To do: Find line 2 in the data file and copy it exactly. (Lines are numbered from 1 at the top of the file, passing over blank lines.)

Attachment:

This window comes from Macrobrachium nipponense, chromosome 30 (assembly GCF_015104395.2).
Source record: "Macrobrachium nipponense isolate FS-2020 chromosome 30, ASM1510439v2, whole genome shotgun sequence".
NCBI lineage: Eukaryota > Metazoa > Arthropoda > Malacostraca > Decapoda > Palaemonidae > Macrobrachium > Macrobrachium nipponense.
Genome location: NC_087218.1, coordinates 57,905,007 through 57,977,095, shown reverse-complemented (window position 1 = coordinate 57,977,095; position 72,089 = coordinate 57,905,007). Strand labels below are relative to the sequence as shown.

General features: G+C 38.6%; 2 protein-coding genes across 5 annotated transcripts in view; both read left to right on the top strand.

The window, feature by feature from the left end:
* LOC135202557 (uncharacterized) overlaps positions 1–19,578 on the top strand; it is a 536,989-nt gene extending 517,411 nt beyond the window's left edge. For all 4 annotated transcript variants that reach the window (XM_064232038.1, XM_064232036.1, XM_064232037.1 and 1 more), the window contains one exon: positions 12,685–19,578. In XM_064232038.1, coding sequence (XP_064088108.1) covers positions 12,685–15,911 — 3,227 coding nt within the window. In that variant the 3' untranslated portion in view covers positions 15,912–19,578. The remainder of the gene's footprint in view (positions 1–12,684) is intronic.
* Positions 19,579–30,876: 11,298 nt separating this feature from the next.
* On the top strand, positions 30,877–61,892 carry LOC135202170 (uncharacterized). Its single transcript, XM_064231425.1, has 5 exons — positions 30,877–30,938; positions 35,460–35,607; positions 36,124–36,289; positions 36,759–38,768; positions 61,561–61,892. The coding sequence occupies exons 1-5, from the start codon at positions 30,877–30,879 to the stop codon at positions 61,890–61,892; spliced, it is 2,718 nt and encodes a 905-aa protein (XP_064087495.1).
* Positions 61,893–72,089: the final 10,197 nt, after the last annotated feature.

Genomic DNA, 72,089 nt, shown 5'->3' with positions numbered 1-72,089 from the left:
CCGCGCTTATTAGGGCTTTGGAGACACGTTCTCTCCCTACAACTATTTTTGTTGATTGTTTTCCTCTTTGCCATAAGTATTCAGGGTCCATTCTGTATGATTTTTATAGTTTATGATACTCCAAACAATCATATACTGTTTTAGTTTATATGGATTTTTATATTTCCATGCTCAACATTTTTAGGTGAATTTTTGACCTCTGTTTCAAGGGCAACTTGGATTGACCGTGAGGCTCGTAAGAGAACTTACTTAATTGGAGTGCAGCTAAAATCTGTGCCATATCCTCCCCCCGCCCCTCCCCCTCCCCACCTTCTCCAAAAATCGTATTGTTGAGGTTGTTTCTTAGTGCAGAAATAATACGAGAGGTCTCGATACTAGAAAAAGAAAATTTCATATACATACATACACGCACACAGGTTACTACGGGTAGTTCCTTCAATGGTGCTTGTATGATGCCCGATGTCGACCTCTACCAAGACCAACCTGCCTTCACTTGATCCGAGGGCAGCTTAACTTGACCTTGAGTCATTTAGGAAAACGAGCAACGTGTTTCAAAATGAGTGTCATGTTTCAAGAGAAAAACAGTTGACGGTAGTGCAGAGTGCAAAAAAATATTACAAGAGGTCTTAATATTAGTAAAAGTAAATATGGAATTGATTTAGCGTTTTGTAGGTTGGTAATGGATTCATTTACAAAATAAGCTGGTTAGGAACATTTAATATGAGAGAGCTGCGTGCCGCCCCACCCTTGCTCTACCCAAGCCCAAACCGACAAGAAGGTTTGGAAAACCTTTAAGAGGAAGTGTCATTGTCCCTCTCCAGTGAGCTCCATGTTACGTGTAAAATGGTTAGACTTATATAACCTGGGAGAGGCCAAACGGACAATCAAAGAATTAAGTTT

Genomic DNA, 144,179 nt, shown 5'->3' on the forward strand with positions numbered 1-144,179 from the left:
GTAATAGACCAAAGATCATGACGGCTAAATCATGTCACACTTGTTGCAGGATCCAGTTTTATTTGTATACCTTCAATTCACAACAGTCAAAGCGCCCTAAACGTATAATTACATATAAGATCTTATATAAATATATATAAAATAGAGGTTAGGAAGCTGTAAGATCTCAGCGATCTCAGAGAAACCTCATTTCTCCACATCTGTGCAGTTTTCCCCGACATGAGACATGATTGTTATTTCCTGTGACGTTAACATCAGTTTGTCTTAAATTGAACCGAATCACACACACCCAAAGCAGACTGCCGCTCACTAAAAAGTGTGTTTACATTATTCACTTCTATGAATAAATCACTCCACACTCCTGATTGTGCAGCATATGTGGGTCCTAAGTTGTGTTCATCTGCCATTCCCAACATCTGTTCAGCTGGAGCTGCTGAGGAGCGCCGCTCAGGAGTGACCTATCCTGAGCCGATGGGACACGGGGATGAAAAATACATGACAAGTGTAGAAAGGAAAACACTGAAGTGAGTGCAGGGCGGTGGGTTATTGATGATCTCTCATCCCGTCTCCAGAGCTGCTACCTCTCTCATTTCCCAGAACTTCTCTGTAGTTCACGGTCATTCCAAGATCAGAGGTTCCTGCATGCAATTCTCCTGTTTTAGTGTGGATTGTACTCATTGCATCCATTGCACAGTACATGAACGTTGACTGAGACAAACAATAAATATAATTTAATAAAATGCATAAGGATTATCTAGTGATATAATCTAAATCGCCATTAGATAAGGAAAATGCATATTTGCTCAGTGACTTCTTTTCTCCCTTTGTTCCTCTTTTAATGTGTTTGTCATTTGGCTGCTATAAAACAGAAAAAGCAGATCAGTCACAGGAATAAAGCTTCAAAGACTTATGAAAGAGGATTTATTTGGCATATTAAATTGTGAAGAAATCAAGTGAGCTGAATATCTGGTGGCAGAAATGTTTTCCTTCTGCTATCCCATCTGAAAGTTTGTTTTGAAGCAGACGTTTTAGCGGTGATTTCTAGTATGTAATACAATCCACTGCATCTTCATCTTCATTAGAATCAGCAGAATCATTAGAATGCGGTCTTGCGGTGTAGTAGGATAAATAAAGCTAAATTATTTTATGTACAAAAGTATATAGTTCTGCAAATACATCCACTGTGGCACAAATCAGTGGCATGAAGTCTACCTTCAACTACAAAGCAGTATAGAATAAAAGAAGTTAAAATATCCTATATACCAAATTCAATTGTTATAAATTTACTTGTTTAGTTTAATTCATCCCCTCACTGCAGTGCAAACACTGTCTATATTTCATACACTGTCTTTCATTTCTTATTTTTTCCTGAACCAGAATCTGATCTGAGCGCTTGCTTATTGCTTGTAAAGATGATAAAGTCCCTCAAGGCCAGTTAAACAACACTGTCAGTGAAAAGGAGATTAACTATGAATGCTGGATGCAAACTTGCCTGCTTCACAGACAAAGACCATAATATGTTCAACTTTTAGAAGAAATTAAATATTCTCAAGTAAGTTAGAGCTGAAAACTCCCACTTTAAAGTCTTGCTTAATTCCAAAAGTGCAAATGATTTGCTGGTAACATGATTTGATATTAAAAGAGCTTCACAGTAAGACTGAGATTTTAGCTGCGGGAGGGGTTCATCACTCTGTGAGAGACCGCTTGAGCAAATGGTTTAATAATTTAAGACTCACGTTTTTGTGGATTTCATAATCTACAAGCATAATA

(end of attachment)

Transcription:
Source record: "Macrobrachium nipponense isolate FS-2020 chromosome 30, ASM1510439v2, whole genome shotgun sequence".